Lubuntu 13.10

Sometimes less can be much, much more when it comes to Linux distributions. Lubuntu 13.10 offers some of the advantages of Ubuntu but in a much more minimalist package. Lubuntu uses the LXDE desktop environment instead of Unity, and it contains less software than Ubuntu 13.10.

For example, you won’t find LibreOffice bundled into Lubuntu; instead you get Abiword and Gnumeric as your default office applications. Don’t worry though, if you really want LibreOffice then you can easily download it via the Lubuntu Software Center (more on that later).

If you aren’t familiar with LXDE, here’s a brief description from the LXDE site:

The “Lightweight X11 Desktop Environment” is an extremely fast-performing and energy-saving desktop environment. Maintained by an international community of developers, it comes with a beautiful interface, multi-language support, standard keyboard short cuts and additional features like tabbed file browsing. LXDE uses less CPU and less RAM than other environments.

It is especially designed for cloud computers with low hardware specifications, such as netbooks, mobile devices (e.g. MIDs) or older computers. LXDE can be installed on many Linux distributions including Debian, Fedora, OpenSUSE and Ubuntu. It is the standard for Knoppix and lubuntu. LXDE also runs on OpenSolaris and BSD. LXDE provides a fast desktop experience; connecting easily with applications in the cloud. LXDE supports a wealth of programs that can be installed locally with Linux systems.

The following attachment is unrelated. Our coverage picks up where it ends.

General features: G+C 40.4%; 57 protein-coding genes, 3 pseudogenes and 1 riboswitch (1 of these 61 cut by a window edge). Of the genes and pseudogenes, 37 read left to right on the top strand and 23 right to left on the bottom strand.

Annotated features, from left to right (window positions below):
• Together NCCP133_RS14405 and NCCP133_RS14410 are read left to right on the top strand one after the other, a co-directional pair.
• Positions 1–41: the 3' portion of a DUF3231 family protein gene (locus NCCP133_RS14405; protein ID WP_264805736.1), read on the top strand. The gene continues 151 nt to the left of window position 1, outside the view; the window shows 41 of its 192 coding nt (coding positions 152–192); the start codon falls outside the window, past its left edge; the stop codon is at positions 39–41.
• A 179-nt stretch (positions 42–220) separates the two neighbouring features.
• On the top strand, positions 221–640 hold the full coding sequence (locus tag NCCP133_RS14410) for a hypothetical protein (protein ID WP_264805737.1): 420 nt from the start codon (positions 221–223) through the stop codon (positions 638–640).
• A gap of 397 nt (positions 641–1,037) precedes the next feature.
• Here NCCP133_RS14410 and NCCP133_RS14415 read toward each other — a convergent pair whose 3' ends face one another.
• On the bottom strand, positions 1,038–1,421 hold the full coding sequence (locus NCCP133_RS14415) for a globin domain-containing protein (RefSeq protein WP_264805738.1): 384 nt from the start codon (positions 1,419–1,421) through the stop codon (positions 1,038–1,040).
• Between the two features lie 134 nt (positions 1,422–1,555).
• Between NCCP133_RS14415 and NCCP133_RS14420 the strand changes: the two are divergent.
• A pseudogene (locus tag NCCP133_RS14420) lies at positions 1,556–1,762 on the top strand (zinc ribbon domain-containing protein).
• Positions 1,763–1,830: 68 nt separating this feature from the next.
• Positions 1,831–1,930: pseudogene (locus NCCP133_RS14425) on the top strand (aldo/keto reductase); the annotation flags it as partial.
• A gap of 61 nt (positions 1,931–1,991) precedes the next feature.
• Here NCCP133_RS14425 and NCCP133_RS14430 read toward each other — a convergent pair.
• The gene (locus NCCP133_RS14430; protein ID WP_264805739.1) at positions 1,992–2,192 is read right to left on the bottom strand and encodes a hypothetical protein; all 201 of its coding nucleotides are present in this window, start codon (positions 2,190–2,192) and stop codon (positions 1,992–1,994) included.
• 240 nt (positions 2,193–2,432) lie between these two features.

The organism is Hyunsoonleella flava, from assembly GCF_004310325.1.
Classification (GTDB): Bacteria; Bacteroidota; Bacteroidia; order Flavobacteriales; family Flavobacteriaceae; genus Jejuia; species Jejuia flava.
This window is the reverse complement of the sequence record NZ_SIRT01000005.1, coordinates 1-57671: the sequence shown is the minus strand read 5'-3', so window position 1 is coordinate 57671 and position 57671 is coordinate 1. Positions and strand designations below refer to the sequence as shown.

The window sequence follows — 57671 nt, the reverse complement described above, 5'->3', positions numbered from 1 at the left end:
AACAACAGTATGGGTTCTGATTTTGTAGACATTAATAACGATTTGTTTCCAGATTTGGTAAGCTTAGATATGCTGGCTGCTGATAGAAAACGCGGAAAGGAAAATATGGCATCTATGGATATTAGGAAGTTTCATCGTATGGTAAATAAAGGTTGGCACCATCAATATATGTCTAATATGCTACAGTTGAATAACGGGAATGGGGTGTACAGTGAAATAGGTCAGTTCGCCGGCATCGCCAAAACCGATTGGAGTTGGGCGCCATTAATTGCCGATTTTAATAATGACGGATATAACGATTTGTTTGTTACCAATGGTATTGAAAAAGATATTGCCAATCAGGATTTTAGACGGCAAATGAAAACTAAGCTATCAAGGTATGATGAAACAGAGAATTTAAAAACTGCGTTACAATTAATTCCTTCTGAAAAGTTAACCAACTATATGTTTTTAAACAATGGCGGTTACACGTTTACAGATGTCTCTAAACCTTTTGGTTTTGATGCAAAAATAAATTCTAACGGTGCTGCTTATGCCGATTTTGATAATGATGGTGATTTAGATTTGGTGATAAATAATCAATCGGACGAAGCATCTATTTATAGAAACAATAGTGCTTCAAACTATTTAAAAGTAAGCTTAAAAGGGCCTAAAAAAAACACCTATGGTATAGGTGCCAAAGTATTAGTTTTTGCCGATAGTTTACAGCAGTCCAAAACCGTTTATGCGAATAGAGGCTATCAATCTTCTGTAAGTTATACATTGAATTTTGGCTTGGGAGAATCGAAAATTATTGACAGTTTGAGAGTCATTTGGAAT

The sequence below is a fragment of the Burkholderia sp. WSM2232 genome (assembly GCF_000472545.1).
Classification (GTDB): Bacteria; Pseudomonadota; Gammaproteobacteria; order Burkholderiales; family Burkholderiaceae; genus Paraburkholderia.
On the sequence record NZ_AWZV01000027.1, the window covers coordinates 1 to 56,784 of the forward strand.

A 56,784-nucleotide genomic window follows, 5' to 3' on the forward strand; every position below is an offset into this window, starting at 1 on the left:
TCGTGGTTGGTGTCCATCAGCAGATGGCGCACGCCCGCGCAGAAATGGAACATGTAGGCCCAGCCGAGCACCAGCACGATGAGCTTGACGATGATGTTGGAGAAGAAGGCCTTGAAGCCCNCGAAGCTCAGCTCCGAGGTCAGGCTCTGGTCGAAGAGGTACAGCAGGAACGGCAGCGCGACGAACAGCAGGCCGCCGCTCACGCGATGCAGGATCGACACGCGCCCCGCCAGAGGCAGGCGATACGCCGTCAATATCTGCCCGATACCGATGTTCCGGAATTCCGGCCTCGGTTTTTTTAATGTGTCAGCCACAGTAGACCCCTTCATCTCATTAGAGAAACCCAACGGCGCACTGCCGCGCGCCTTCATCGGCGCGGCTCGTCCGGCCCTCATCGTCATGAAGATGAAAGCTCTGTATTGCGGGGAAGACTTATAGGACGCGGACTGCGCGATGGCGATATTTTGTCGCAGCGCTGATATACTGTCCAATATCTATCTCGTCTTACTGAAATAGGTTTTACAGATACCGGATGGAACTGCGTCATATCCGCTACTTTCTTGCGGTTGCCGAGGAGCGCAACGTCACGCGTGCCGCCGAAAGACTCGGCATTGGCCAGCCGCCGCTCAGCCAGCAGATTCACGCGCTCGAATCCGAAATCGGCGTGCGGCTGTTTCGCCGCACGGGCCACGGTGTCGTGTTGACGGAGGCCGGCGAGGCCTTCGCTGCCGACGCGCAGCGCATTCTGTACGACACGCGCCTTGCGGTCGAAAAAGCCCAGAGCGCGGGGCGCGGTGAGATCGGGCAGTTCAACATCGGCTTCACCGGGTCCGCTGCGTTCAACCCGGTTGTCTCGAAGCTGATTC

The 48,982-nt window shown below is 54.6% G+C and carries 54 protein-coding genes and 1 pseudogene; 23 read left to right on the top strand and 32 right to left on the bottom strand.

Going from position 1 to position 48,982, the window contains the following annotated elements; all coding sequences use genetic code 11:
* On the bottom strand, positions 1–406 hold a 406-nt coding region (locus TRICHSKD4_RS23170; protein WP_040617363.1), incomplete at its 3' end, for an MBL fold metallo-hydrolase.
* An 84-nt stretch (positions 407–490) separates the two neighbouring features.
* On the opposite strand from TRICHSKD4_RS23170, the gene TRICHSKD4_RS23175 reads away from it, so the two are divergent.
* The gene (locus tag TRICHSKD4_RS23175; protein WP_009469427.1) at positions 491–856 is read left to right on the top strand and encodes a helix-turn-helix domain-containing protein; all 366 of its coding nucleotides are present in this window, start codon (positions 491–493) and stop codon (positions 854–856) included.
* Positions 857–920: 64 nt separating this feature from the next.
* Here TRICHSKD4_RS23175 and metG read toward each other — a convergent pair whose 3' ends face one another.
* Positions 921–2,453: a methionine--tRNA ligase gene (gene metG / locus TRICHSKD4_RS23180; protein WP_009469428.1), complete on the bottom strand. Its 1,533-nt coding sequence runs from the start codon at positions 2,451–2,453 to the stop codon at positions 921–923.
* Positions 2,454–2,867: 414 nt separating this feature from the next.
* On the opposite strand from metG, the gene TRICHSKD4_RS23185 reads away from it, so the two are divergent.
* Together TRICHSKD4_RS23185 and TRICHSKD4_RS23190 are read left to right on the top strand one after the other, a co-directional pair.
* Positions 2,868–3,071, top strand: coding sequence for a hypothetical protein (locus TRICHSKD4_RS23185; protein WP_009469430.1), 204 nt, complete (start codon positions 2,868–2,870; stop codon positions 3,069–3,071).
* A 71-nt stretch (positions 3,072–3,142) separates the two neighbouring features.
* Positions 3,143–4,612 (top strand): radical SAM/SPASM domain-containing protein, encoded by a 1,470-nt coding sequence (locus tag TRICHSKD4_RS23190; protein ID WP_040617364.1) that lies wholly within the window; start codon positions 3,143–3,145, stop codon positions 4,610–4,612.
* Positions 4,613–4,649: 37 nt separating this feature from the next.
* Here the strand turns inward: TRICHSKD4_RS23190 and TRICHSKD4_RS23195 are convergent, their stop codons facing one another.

The source code of LXDE is licensed partly under the terms of the GNU General Public License and partly under the LGPL.

Lubuntu 13.10 Preinstall Boot Menu
Lubuntu 13.10 Preinstall Boot Menu

What’s New in Lubuntu 13.10
Here’s a sample of the new features in this release:

New version of pcmanfm / libfm (1.1.0) including a built-in search utility.
Artwork improvements, including new wallpapers, community wallpapers, new icons …
Removing catfish, since pcmanfm has its own search utility
Fix a very old bug causing gnome-mplayer to crash with some CPU (P4)
Several fixes for the image viewer gpicview.

System Requirements for Lubuntu 13.10
Here’s what you’ll need to run this distro:

A Pentium II or Celeron system with 128 MB of RAM is probably a bottom-line configuration that may yield slow yet usable system with a standard lubuntu desktop.